ELDERLY Hampshire residents with free bus passes may have to pay 50p every time they travel, under new plans being floated by the county council.

Civic chiefs say, if a charge was introduced, it would help fund future public bus services.

The council also estimates that a fee for holders of the Older Person’s Bus Pass would bring in £4.7 million per year.

However, the authority admitted that a change in national policy would be needed to bring in the charge.

Nevertheless, leader Roy Perry said the authority has “no current plans to introduce” the fee, despite adding that he hoped the council will be granted a chance to pilot the idea by Westminster.

Now residents have just a day left to take part in the consultation, which ends tomorrow (Sunday, August 5).

The idea has been criticised by residents and local groups, who have said they were already causing distress among many pensioners.

But council leader Roy Perry said that, based on the consultation comments so far, “it is clear many respondents would be prepared to pay a little to keep the bus services”.

He said: “We do need to make savings in our revenue budget, and all areas of expenditure have been reviewed, including support for public transport.

“A 50p charge would equate to 25 per cent of the average cost of each journey, meaning that council tax payers would still pay 75 per cent of the cost of each journey made using the older persons pass.

“Should this happen, it could generate an annual income of up to £4.7 million – enough to cover the cost of all current bus subsidies and community transport, therefore enabling us to maintain current transport provision.

“As a local authority, our priority is to ensure that our resources are directed to where they are most needed – in consulting on possible changes to the current arrangements for supporting public transport, we will be guided by Hampshire residents to find the fairest and most sensible ways of using the limited funds available to us.”

Romsey opposition Lib Dem councillor Mark Cooper said: “Bus passes should remain free for all pensioners on a low income.

“But to be fair to Hampshire County Council, there is no ability to charge for bus passes in current legislation.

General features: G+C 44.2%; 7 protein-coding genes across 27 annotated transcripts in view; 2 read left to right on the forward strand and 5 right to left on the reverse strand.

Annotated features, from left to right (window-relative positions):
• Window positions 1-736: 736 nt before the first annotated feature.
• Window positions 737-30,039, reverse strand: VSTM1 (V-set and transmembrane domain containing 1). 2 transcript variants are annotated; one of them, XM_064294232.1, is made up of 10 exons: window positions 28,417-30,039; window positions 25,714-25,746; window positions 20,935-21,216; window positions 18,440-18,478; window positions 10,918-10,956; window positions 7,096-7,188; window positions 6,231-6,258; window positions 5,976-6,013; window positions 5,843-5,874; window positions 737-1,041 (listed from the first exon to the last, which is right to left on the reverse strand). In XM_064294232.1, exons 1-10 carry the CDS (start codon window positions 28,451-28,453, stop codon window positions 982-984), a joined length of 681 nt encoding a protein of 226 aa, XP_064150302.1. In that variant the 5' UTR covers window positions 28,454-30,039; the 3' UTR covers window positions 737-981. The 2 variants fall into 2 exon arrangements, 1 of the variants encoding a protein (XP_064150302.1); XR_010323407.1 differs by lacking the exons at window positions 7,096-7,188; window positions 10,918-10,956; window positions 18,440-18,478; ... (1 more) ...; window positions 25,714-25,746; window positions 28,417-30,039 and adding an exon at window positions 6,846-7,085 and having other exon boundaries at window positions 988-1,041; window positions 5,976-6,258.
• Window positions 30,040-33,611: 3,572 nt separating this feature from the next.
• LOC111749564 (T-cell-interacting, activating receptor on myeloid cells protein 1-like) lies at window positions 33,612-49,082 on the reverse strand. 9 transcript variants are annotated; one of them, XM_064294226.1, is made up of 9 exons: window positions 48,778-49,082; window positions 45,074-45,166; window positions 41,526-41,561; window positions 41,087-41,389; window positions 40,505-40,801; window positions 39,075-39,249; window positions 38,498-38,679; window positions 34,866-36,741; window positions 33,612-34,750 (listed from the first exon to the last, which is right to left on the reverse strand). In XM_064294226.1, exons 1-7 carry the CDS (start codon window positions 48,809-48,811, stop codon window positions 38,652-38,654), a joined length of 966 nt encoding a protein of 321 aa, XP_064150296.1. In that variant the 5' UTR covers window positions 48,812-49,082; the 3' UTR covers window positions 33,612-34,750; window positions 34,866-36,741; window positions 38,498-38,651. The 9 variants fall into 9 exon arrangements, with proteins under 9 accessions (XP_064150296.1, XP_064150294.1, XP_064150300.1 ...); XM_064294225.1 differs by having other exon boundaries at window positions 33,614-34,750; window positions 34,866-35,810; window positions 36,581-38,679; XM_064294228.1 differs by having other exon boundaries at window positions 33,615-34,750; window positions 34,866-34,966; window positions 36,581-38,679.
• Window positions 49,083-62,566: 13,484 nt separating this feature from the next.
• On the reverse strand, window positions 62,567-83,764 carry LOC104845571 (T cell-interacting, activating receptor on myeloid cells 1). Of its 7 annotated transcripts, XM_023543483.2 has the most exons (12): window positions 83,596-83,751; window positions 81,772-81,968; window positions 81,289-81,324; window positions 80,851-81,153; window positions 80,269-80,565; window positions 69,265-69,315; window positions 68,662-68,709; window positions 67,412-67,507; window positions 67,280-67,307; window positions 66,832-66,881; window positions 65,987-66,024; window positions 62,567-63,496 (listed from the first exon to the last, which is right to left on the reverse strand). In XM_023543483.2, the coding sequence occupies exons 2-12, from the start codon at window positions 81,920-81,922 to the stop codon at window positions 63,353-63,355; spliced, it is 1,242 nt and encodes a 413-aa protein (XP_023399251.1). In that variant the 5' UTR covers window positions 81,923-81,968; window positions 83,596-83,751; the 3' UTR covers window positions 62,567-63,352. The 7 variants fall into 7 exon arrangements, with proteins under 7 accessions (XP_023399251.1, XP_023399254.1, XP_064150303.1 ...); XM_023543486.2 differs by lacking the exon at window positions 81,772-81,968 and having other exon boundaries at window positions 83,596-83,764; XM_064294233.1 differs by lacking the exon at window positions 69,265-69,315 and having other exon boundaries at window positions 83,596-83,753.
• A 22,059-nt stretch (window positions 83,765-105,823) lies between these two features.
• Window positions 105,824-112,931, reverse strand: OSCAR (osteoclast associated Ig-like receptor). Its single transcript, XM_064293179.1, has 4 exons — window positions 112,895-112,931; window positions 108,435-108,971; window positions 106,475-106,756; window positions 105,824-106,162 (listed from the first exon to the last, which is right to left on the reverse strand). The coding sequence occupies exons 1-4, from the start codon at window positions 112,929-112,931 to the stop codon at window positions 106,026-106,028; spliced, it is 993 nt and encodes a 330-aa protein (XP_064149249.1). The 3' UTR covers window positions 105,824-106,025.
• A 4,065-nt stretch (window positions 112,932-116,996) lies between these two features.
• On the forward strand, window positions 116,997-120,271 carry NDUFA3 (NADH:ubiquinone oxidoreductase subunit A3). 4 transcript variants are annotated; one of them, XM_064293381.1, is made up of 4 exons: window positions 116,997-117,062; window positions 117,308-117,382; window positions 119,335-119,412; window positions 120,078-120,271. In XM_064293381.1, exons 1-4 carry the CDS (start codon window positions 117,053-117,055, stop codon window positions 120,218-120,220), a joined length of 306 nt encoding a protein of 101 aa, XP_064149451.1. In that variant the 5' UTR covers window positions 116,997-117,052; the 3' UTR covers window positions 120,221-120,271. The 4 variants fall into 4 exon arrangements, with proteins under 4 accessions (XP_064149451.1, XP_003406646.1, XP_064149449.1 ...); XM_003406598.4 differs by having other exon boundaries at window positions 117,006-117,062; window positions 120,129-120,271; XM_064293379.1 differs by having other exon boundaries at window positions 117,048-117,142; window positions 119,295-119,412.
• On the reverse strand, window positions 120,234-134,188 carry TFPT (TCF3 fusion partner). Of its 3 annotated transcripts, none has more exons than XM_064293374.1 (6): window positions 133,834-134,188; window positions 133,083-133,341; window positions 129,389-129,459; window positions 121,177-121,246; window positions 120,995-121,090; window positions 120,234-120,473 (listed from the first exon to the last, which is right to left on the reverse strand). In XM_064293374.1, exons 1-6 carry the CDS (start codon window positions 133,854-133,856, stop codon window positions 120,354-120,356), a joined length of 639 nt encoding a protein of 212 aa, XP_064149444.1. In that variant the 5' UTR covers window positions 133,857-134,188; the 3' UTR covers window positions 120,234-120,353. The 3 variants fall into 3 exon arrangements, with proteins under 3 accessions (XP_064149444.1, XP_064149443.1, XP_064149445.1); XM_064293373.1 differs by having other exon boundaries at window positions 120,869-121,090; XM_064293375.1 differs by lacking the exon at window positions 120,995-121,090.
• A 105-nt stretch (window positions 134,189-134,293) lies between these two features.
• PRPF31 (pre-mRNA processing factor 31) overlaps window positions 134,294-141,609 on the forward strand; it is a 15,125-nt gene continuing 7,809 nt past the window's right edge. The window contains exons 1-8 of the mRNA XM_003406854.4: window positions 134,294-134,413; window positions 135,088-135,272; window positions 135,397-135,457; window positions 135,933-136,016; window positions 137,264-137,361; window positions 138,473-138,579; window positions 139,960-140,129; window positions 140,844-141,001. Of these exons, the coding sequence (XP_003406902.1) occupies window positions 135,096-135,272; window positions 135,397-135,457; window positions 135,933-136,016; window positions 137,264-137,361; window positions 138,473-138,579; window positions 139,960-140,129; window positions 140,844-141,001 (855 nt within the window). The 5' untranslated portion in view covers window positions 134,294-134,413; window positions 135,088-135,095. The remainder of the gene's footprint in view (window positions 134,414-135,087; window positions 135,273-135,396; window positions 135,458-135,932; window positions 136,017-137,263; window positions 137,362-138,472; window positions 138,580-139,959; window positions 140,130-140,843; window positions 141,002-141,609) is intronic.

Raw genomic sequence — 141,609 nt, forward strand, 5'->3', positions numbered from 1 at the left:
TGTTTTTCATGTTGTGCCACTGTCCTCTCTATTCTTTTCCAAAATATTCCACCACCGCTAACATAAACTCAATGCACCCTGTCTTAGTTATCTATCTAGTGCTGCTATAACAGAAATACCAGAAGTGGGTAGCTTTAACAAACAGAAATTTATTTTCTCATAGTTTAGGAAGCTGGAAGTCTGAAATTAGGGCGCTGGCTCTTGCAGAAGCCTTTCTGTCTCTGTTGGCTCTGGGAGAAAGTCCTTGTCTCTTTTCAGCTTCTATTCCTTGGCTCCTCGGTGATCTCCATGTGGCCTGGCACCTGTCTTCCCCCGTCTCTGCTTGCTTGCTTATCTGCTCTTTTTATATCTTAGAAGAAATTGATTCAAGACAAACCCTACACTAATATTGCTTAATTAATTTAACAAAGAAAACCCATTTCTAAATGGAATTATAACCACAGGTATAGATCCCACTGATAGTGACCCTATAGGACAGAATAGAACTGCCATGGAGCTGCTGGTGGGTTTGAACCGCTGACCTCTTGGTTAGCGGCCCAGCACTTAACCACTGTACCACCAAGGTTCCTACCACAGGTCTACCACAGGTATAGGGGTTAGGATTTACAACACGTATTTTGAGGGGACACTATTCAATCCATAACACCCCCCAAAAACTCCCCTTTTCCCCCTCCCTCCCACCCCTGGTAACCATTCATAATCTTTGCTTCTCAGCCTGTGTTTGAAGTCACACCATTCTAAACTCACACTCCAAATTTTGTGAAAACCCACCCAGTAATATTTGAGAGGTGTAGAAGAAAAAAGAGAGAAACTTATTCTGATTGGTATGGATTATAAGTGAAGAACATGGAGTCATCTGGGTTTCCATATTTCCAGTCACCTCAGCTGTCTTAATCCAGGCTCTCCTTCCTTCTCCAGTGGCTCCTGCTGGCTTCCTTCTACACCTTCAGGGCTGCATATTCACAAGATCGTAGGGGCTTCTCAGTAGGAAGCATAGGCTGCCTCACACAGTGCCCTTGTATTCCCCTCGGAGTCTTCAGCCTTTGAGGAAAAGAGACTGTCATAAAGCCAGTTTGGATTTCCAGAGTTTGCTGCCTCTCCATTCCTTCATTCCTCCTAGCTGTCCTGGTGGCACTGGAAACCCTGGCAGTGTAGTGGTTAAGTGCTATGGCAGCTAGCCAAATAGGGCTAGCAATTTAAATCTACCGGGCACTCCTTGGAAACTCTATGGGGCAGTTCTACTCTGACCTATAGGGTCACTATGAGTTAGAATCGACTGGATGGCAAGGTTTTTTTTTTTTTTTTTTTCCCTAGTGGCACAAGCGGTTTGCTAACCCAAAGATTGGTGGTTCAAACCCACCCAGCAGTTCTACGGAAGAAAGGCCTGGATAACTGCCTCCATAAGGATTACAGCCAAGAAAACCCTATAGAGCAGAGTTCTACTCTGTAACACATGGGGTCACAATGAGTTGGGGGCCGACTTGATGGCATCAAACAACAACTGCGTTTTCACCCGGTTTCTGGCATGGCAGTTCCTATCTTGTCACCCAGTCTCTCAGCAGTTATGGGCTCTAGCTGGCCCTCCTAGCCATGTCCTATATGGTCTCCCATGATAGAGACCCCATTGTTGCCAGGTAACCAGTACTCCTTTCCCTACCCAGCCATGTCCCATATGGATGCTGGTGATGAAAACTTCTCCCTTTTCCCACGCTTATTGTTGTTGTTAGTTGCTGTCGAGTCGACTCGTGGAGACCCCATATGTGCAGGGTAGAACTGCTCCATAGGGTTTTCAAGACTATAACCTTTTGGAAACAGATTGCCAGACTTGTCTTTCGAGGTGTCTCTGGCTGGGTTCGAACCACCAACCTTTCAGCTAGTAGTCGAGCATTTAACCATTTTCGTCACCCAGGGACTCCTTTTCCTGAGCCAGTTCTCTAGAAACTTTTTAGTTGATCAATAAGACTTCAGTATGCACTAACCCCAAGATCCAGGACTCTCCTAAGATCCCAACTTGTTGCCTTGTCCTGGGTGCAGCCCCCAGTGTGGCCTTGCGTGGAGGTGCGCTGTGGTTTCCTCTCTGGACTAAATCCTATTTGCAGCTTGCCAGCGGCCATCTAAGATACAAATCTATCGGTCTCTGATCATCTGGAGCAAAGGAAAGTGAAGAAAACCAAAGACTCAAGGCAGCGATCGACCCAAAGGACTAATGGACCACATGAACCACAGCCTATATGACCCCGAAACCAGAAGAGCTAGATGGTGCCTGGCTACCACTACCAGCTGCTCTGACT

“This is an opinion gathering exercise and if there is support for a flat 50 pence fare, which I doubt, then it would be used as evidence to press the government to change the legislation.”

As reported, county pensioners said they would be “left isolated” if plans were approved.

Devan Kandiah, chairman of Age Concern Eastleigh, said the proposals were already causing distress among many pensioners, which, he added, could lead to illness and depression.

“I understand the council has to balance the books but it should look at other ways to do it,” he said.

However, the county’s transport boss Councillor Rob Humby admitted that the authority needed to tighten its belt, and the charge is “a sensible solution for the longer term”.

“The county council is not alone nationally in looking to reduce bus subsidy spending in order to respond to budget pressures, but we would wish to do so in ways which would ensure our resources are directed where they are most needed,” he said.

“Through the consultation we want to explore a range of options with residents to further understand the views of local people, and I will wish to consider this feedback when I review the final recommendations made on this subject later in the year.’

Speaking when the proposals were announced last November, Dorothy Baverstock, chairman of Test Valley Community Services, said: “I feel the majority of people could afford to pay 50p. I have a friend who goes all over the county with her bus pass. She would be more than happy to pay – it keeps public transport going.”

The controversial plans also include the removal of pass holders’ free travel on Taxishare, Dial-a-Ride and Call and Go services – which receive funding from the authority.

Under the new rules, elderly users would need to subsidised fare of £2.50 or £3.50 per single journey.

This could save the council £240,000 a year, it claims.

To take part in the consultation, visit: www.hants.gov.uk/aboutthecouncil/haveyoursay